New 3D and 4D tree and forest models from laser scanning
Professor Mikko Kaasalainen, Tampere University of Technology, Finland
Laser scanning techniques have brought about the possibility to model trees and forests efficiently in 3D detail. These quantitative structure models (QSMs) contain any desired geometric, volumetric, and topological properties of the trees. (Raumonen et al. 2013, Rem. Sens. 5, 491. Sample models can be interactively viewed at http://math.tut.fi/inversegroup/treegallery).
With the advent of lightweight and mobile scanners, this approach will, for the first time, allow the fast and precise 3D mapping of entire forests from billions of data points. Such models can be used for a wide variety of ecological studies, especially since tree species can be automatically identified from QSMs (Akerblom et al., this meeting and and Rem. Sens. Env., in press). The scheme has been expanded to 4D growth models by modifying theoretical plant growth algorithms to have stochastic components that produce the characteristic structural properties for each species (Potapov et al. 2016, Silva Fenn. 50, 1413).
The measurements are made by a large international collaboration network that also develops new types of instruments, such as the hyperspectral lidar that allows the identification of the surface material (chlorophylll, moisture, the condition of the tree, etc.) in addition to the laser scanning point cloud (S. Kaasalainen et al., this meeting). The combination of new methods and instrumentation allows the modelling of forests with unprecedented detail and quality.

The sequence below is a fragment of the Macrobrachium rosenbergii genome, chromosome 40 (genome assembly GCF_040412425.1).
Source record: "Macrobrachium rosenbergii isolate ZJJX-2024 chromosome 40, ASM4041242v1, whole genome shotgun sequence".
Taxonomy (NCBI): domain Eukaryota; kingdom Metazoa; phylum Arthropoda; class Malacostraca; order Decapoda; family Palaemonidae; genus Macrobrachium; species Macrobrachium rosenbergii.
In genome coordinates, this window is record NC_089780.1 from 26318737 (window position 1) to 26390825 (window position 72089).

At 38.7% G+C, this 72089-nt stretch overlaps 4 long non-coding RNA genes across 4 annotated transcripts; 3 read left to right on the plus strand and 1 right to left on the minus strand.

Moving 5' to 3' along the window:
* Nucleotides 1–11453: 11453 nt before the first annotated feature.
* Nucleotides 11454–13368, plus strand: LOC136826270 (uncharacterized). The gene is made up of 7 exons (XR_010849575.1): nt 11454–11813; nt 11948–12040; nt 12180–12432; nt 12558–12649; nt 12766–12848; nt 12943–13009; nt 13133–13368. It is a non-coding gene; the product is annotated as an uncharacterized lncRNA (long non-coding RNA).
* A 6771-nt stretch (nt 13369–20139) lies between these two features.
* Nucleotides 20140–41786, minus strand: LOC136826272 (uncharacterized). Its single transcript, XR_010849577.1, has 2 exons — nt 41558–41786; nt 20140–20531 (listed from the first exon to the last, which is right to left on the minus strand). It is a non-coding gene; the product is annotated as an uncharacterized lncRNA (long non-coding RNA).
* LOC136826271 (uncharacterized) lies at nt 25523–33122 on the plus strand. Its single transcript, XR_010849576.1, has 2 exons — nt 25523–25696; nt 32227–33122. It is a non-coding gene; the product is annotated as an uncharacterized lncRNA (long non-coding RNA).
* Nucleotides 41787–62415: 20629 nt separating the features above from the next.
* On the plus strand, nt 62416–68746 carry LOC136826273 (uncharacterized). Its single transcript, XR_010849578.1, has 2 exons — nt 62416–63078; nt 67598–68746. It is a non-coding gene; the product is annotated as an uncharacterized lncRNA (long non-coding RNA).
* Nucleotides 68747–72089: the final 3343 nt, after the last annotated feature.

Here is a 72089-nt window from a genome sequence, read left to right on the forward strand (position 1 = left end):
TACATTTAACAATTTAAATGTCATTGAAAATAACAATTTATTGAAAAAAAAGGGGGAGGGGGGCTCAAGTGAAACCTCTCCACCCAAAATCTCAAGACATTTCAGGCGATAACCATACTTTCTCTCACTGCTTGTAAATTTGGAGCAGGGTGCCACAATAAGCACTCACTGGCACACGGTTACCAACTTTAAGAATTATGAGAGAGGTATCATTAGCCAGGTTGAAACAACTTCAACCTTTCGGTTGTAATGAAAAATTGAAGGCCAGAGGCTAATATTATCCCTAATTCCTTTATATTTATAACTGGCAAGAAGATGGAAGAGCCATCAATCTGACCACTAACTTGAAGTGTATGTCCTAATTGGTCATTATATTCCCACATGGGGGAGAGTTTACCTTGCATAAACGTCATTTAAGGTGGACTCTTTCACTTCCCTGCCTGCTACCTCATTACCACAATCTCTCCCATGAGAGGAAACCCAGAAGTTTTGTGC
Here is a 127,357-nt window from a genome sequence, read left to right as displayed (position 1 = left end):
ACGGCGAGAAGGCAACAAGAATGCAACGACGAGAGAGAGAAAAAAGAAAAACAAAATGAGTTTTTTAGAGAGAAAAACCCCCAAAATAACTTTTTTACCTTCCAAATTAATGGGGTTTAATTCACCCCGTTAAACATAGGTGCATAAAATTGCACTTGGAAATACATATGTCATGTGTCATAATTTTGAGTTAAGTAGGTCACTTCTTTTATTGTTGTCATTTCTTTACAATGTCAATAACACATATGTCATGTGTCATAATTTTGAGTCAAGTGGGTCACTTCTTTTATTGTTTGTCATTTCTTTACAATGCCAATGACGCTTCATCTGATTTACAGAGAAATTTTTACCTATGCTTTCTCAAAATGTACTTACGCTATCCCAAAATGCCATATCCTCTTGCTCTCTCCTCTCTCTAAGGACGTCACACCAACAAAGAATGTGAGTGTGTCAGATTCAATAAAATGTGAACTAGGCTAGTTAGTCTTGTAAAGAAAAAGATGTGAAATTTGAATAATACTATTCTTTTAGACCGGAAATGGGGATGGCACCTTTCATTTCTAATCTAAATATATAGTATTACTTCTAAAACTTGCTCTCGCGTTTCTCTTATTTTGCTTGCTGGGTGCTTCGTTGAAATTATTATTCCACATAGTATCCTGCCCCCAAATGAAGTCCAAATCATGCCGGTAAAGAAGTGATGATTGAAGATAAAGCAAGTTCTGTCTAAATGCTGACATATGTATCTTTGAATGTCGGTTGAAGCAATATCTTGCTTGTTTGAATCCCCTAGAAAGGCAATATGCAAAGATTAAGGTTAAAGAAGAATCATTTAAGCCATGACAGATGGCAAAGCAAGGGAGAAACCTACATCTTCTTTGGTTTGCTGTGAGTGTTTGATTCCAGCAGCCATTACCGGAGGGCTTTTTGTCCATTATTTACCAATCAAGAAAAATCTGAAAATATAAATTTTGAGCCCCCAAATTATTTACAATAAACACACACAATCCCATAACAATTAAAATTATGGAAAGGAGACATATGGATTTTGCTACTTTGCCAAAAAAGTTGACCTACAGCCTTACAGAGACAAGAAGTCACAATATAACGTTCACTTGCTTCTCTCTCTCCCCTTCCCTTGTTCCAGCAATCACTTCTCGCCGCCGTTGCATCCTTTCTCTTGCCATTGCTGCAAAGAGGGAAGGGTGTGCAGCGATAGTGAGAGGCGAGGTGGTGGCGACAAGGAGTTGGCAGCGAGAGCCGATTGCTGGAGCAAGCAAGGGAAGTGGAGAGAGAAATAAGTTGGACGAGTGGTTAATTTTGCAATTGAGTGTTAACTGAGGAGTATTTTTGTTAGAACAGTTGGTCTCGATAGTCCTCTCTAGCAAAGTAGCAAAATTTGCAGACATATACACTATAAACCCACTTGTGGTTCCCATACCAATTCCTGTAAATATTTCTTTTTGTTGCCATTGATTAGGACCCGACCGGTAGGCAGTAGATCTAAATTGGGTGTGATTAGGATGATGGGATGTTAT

Linking TLS measurements to global forest initiatives
Professor Martin Herold, Wageningen University, The Netherlands
Accurate, timely and transparent forest monitoring is relevant to several international policy processes such the Paris Climate Agreement and the Sustainable Development Goals; in particular keeping progress on progress to reduce deforestation and degradation and enhance forest stocks and functioning. Of particular in there is tropical forest biomass as a crucial component of global carbon emission estimations while large uncertainties on the carbon stocks and carbon stock changes due to human activities remain. Robust estimates require accurate and effective methods to estimate in-situ above ground biomass (AGB) and present methods rely on allometric models that are highly uncertain for many tropical countries and for large tropical trees in particular.
In a recent meeting in November 2016 of the Global Observations Forest Initiatives (GFOI), a first synthesis of the potential TLS for supporting country carbon monitoring activities, including:
- Improve allometry for tropical trees, reduce underestimation of biomass for large trees given that many countries are using Chave’s equation
- Increase transparency and traceability, and ability to produce long-term records of change in canopies and wood damage
- Better data to calibrate remote sensing based estimation, plot scale relationships between height, structure and biomass – research topic
- Interest for TLS to be tested in/with countries
- TLS community effort to make use of already acquired data across tropics to provide more empirical evidence
Despite that potential, the uptake of such technologies into national and international reporting requires additional steps and actions, including:
- Demonstration on how TLS can contribute to national inventory efforts with countries
- Development of community-consensus good practice guidelines based on experiences
- Evolve TLS processing to open source solutions
- Training materials and capacity development efforts
A particular interest of international initiatives is in methods to assess the type and impacts of forest change and to enhance transparency and increase stakeholder participation. These are areas where TLS might contribute even more in the future.